In a constantly growing online advertising ecosystem, it seems everyone is buying more and more media through ad exchanges. Marketers, advertisers, agencies, publishers, and people alike are all after a piece of their own ad exchange goodness, perhaps more than ever before. However, there’s often a certain level of misunderstanding and confusion about what an ad exchange actually is, what its role is, how it works and differs from the rest of the advertising ecosystem. With this post, we aim to answer those burning questions.
The definition of an ad exchange is a simple one: it’s an online marketplace that allows advertisers and publishers to buy and sell advertising inventory, often automatically through real-time bidding. They’re used to buy and sell various types of digital ad formats, like display, video, and native desktop and mobile ads. Google’s DoubleClick Ad Exchange is an example of a major ad exchange, but there are also many independent exchanges like The Rubicon Project, AppNexus, PubMatic, and others.
Ad networks are increasingly buying inventory from ad exchanges as well, which adds another layer of confusion to the whole operation, seeing as the two are quite similar. You might want to check our ad network vs ad exchange post for further clarification. In a nutshell, an ad network aggregates inventory from signed up publishers and then offers that inventory to the advertisers at a slightly higher price (their markup) as a way to charge for the service. An ad exchange is an evolved form of that process, usually built around the inventory from multiple ad networks. There is more flexibility and transparency embedded in the entire process, aspects which we’ll discuss further on.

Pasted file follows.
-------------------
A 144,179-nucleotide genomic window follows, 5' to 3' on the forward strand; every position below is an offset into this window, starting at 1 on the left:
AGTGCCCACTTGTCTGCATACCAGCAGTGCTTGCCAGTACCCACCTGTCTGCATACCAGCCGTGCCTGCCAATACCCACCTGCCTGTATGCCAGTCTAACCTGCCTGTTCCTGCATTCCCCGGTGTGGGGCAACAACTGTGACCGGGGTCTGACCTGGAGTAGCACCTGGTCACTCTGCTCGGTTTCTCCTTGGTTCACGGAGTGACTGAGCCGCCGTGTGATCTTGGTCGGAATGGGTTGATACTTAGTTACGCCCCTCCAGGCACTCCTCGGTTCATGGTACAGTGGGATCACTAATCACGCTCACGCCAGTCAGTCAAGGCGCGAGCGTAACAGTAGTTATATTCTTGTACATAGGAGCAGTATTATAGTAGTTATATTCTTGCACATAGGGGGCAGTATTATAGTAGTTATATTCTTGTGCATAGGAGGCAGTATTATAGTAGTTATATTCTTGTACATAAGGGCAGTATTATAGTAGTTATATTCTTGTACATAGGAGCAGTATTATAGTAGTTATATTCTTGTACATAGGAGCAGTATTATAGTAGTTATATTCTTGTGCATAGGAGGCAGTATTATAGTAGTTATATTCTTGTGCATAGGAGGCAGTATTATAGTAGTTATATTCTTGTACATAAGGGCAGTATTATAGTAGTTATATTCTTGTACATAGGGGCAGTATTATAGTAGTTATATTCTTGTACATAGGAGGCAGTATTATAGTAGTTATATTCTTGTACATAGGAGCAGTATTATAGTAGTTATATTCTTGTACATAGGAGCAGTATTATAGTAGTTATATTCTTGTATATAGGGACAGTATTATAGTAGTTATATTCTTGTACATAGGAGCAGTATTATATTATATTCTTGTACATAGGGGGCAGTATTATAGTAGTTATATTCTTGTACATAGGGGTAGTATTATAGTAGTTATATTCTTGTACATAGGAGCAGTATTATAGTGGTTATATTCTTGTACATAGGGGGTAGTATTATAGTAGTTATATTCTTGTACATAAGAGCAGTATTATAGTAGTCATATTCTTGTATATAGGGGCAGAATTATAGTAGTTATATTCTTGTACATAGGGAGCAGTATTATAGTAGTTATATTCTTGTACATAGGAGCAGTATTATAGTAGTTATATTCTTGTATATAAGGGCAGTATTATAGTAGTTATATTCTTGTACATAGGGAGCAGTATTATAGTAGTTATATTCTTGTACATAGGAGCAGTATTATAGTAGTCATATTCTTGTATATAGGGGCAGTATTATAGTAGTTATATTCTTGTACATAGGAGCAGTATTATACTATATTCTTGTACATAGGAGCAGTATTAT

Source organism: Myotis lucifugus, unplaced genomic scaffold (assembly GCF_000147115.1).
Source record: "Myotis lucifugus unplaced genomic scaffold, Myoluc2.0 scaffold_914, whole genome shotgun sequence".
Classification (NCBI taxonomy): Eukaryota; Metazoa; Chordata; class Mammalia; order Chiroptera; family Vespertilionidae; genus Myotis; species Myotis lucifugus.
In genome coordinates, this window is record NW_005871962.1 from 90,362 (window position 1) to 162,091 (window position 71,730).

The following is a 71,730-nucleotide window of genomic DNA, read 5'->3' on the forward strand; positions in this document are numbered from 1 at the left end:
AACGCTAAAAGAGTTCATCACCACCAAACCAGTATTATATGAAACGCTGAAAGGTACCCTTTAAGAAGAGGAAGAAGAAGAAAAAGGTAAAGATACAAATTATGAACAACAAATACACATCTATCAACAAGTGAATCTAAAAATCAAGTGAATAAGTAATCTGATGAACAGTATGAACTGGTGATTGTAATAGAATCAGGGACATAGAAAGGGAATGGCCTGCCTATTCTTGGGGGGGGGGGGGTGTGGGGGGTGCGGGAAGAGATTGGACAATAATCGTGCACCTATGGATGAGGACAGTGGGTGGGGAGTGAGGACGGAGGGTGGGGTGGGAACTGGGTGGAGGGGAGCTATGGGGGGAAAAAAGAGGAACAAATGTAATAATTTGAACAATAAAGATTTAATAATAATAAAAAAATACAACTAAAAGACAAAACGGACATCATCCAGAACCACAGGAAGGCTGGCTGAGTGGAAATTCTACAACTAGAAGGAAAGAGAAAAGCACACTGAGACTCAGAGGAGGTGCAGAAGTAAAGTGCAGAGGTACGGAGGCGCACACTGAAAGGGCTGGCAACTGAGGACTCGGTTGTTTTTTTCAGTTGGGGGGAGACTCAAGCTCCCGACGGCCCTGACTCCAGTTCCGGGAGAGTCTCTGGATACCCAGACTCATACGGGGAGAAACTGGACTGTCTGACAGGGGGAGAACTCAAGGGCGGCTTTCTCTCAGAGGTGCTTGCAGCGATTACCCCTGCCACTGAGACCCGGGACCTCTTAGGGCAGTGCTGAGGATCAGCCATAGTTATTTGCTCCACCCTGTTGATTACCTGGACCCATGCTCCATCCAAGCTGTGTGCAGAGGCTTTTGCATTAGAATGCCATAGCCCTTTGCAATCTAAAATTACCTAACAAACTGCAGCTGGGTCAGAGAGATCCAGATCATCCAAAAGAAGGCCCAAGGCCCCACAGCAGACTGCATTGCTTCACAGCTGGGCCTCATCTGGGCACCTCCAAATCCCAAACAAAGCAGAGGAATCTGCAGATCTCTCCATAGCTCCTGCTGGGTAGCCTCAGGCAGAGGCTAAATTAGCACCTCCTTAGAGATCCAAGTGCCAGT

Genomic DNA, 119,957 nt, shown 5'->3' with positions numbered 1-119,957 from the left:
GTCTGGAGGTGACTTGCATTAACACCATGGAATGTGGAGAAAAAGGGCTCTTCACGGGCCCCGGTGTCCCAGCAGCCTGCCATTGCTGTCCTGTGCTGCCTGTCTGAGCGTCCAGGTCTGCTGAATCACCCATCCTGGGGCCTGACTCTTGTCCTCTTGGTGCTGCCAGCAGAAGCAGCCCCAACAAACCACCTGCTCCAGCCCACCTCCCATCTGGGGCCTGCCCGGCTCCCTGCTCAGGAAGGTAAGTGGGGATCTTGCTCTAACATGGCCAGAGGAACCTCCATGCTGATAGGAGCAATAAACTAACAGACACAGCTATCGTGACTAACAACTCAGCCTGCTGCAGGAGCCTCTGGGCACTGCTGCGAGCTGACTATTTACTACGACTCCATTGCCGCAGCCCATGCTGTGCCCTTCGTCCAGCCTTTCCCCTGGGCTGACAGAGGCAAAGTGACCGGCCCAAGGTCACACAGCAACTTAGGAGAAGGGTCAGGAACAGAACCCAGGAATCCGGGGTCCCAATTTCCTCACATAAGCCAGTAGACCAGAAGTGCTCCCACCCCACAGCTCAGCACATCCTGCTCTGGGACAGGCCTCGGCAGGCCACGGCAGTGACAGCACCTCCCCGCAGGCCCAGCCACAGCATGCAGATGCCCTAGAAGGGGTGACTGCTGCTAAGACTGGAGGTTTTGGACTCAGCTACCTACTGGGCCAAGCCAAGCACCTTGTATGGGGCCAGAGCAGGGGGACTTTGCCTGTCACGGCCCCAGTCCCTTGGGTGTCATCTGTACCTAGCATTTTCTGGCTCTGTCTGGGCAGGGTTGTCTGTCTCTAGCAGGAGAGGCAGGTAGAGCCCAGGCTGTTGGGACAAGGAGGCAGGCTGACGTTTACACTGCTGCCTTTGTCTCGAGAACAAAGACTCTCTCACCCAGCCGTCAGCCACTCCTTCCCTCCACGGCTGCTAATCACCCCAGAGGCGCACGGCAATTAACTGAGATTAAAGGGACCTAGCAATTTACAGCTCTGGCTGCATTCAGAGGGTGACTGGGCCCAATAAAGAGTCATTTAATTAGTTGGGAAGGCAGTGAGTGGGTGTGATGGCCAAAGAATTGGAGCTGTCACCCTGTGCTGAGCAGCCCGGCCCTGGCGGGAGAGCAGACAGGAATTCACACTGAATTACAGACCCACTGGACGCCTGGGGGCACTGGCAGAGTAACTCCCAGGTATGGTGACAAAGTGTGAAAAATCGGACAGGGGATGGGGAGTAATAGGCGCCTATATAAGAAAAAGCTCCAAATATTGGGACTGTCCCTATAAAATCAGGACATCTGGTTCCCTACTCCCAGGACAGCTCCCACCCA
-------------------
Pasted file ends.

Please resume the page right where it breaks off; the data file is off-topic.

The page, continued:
Basically, anyone can buy from an ad exchange if the marketplace allows it. Consider it as a big pool of impressions where two parties are involved. Publishers add their ad impressions into the pool, aiming to sell them. They typically use a supply-side platform (SSP) to make their inventory available. As soon as a user visits a page on a website or in an app, an ad impression is up for auction on the exchange. On the other hand, buyers sort through and pick impressions they wish to purchase using a technology like a demand-side platform (DSP) or its own bidding devices. These decisions are made in real-time, based on certain available targeting options, which help figure out if it’s worth to bid on the impression and if so, how much. For instance, information such as user behavior, specific demographics, device type, ad position, and much more, across a large number of publishers.
Depending on the marketplace, buyers rarely know in advance where their ads will display, while sellers also sometimes don't know who is buying their inventory.